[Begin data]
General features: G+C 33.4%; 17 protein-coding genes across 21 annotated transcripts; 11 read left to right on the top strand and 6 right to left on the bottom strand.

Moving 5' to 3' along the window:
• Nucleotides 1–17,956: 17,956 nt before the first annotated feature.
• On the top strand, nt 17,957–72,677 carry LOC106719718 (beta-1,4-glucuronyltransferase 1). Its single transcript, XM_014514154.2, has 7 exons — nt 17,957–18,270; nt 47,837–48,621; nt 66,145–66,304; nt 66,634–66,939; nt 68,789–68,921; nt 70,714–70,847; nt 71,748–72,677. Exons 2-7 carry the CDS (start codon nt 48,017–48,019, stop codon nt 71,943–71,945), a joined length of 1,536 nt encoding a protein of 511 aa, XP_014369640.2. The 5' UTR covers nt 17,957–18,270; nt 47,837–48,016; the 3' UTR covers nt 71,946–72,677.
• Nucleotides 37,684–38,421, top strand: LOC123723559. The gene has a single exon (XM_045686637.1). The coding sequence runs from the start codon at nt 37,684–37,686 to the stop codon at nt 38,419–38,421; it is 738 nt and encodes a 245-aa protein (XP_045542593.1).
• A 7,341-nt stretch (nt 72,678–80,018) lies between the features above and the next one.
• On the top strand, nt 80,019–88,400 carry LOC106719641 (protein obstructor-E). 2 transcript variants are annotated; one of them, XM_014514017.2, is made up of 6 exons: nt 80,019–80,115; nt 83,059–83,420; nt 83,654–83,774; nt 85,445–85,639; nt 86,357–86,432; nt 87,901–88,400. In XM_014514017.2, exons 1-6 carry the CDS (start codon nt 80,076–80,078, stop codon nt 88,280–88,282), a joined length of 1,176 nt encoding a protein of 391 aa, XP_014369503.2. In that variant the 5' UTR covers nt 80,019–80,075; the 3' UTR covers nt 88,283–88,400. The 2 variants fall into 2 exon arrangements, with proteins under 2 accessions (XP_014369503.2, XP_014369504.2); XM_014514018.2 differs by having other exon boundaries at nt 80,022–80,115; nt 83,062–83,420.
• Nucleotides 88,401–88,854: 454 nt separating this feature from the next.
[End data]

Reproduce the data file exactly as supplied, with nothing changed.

General features: G+C 33.4%; 17 protein-coding genes across 21 annotated transcripts; 11 read left to right on the top strand and 6 right to left on the bottom strand.

Moving 5' to 3' along the window:
• Nucleotides 1–17,956: 17,956 nt before the first annotated feature.
• On the top strand, nt 17,957–72,677 carry LOC106719718 (beta-1,4-glucuronyltransferase 1). Its single transcript, XM_014514154.2, has 7 exons — nt 17,957–18,270; nt 47,837–48,621; nt 66,145–66,304; nt 66,634–66,939; nt 68,789–68,921; nt 70,714–70,847; nt 71,748–72,677. Exons 2-7 carry the CDS (start codon nt 48,017–48,019, stop codon nt 71,943–71,945), a joined length of 1,536 nt encoding a protein of 511 aa, XP_014369640.2. The 5' UTR covers nt 17,957–18,270; nt 47,837–48,016; the 3' UTR covers nt 71,946–72,677.
• Nucleotides 37,684–38,421, top strand: LOC123723559. The gene has a single exon (XM_045686637.1). The coding sequence runs from the start codon at nt 37,684–37,686 to the stop codon at nt 38,419–38,421; it is 738 nt and encodes a 245-aa protein (XP_045542593.1).
• A 7,341-nt stretch (nt 72,678–80,018) lies between the features above and the next one.
• On the top strand, nt 80,019–88,400 carry LOC106719641 (protein obstructor-E). 2 transcript variants are annotated; one of them, XM_014514017.2, is made up of 6 exons: nt 80,019–80,115; nt 83,059–83,420; nt 83,654–83,774; nt 85,445–85,639; nt 86,357–86,432; nt 87,901–88,400. In XM_014514017.2, exons 1-6 carry the CDS (start codon nt 80,076–80,078, stop codon nt 88,280–88,282), a joined length of 1,176 nt encoding a protein of 391 aa, XP_014369503.2. In that variant the 5' UTR covers nt 80,019–80,075; the 3' UTR covers nt 88,283–88,400. The 2 variants fall into 2 exon arrangements, with proteins under 2 accessions (XP_014369503.2, XP_014369504.2); XM_014514018.2 differs by having other exon boundaries at nt 80,022–80,115; nt 83,062–83,420.
• Nucleotides 88,401–88,854: 454 nt separating this feature from the next.